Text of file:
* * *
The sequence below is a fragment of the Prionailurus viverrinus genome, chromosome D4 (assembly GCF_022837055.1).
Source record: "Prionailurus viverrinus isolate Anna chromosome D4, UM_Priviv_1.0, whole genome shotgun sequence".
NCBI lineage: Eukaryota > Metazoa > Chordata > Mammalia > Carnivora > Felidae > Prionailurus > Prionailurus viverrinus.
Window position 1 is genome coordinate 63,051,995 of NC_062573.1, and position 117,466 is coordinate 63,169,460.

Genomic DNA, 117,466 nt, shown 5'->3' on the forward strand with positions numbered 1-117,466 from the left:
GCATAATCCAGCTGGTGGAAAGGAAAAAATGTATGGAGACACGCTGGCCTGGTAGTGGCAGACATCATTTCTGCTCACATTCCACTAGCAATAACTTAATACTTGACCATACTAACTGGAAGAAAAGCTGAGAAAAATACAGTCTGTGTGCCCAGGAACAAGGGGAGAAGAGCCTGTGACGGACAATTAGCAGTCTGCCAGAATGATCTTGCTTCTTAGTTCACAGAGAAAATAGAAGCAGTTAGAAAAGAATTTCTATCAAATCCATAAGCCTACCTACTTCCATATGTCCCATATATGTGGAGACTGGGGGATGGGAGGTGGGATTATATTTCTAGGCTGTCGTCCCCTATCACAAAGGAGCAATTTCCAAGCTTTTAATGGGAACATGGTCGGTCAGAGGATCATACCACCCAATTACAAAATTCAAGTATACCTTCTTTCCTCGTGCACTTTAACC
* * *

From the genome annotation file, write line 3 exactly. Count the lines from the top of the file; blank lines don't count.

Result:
NCBI lineage: Eukaryota > Metazoa > Chordata > Mammalia > Carnivora > Felidae > Prionailurus > Prionailurus viverrinus.